A less than auspicious return of XFL to Vegas

The XFL returned to Las Vegas and it was a rough day for the local franchise as the Vipers managed just six points and suffered a second-half collapse for the second straight week in falling to 0-2 with an 18-6 loss to the D.C. Defenders in front of just 6,023 at soggy Cashman Field.

LAS VEGAS — You never want to base your judgement on a first impression, but as I watched the XFL’s return to Las Vegas on a gloomy, rainy and cold Saturday, I left Cashman Field wondering if this is going to work here.

Not here as in Cashman, but here, as in Las Vegas, which is now a major league sports town that may be getting a Major League Baseball team, an NBA expansion franchise and a Major League Soccer team in the not-too-distant future.

The Vegas Vipers, the local entry in the third iteration of the XFL, are not exactly an offensive juggernaut. The Vipers managed just six points, which came off an early fumble recovery, had only 198 yards of total offense and fell to the D.C, Defenders 18-6 to drop to 0-2.

Man, this team could have used Rod Smart aka “He Hate Me.” You remember him from the first XFL go-round here in 2001 with the Las Vegas Outlaws?

But there were no cool nicknames on the backs of the players’ uniforms. No cheerleaders to ogle. No crazy gimmicks, though the XFL does have a few rules wrinkles like multiple conversion chances after touchdowns and kickoffs where no one can move until the receiving team actually catches the ball.

It is pretty much football the way we know and understand it. An announced crowd of 6,023 braved the elements though many left by the start of the fourth quarter as the rain intensified and the Vipers’ defense wilted under a heavy dose of rushing by the Defenders. Sort of like how the Wicked Witch of the West melted away after Dorothy doused her with a bucket of water in the Wizard of Oz.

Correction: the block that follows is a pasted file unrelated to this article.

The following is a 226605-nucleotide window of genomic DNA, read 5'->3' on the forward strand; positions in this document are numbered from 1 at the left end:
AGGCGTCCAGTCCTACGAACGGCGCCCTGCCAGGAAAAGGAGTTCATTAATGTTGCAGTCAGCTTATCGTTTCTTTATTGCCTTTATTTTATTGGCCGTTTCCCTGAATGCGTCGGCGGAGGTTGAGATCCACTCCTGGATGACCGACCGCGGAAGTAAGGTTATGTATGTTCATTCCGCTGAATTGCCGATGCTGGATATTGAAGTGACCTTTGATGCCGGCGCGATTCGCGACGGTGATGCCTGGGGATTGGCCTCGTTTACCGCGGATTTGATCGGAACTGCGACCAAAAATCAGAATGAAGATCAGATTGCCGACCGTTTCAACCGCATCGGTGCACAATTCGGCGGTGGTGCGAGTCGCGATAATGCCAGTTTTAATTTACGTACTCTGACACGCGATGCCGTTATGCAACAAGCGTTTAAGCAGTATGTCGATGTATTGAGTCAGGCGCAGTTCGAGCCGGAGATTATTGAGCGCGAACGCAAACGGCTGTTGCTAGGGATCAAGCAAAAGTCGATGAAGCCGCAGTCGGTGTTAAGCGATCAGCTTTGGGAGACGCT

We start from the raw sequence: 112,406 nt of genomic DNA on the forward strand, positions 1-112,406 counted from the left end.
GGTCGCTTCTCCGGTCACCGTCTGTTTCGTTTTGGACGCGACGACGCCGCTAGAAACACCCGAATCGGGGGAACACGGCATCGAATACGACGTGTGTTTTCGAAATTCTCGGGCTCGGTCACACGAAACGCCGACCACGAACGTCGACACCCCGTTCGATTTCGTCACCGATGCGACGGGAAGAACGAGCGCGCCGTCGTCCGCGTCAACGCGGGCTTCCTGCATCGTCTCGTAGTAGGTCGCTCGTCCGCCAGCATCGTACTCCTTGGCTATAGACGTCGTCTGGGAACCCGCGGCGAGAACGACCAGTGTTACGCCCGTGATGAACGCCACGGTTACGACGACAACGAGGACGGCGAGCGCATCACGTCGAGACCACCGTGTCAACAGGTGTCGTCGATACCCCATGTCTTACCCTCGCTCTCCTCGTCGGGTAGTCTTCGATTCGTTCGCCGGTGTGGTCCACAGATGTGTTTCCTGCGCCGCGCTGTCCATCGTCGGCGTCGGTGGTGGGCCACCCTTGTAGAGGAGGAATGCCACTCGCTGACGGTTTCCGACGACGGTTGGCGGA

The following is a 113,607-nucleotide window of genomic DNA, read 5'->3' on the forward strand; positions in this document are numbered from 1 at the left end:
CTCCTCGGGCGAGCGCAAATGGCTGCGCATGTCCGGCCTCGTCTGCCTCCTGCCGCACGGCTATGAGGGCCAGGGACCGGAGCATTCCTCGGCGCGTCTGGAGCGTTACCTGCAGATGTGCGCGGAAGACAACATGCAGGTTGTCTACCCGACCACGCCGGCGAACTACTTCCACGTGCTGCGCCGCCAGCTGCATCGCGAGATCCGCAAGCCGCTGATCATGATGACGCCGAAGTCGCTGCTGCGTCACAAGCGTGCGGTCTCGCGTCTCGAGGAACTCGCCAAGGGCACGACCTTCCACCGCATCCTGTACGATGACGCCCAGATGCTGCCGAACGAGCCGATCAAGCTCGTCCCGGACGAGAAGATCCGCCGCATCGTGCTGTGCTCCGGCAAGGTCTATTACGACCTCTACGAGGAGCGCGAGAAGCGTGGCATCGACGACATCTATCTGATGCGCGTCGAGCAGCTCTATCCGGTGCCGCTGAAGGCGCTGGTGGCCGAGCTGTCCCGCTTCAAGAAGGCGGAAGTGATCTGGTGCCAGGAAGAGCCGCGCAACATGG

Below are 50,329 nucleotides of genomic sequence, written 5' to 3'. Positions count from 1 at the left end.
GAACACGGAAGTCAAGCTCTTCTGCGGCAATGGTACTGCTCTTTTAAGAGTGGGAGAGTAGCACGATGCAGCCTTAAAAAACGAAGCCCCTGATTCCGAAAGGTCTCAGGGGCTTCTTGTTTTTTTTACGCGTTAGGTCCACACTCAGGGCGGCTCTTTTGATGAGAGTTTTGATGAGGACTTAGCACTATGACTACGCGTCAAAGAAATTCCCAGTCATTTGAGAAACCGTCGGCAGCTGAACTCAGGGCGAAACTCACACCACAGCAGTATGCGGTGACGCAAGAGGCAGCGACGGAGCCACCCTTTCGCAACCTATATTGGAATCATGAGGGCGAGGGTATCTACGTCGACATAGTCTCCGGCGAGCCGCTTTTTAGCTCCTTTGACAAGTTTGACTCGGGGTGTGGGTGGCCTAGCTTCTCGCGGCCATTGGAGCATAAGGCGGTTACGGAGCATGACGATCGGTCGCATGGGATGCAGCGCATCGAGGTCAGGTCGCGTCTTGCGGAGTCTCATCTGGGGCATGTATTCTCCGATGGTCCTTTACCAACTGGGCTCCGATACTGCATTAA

The XFL was determined to put a team in this market as one of its eight teams, even if the accommodations were less than stellar. Allegiant Stadium was not made available. Sam Boyd Stadium, which would have been the ideal place to play, is no longer in use. Las Vegas Ballpark in Summerlin, which is home to the Triple-A Las Vegas Aviators did not want football played on its baseball field.

That left Cashman Field, which is a baseball stadium now used for pro soccer and has seen better days since its opening in 1983, was the only other realistic option. It was that or play at Bishop Gorman High School, which really wasn’t a viable alternative.

The playing surface was aesthetically a disaster. There were a pair of tire tracks running diagonally across the field from earlier in the week that were caused by a piece of heavy equipment cutting across the field that had to be patched up and re-sodded and it was an eyesore. They painted the grass green to look better on TV but it didn’t really help.

Several injuries to both teams were suffered though nobody was blaming the field per se. Guys were slipping as the rain came down and it was especially perilous for the kickers.

Suffice to say, Rod Woodson, the head coach of Vegas, was hardly in a conciliatory mood after seeing his team go to 0-2 despite having the services of Brett Hundley at quarterback. You may recall Hundley was taking snaps for the NFL’s Baltimore Ravens only a couple of months ago. He is reportedly the XFL’s highest-paid player, getting $200,000.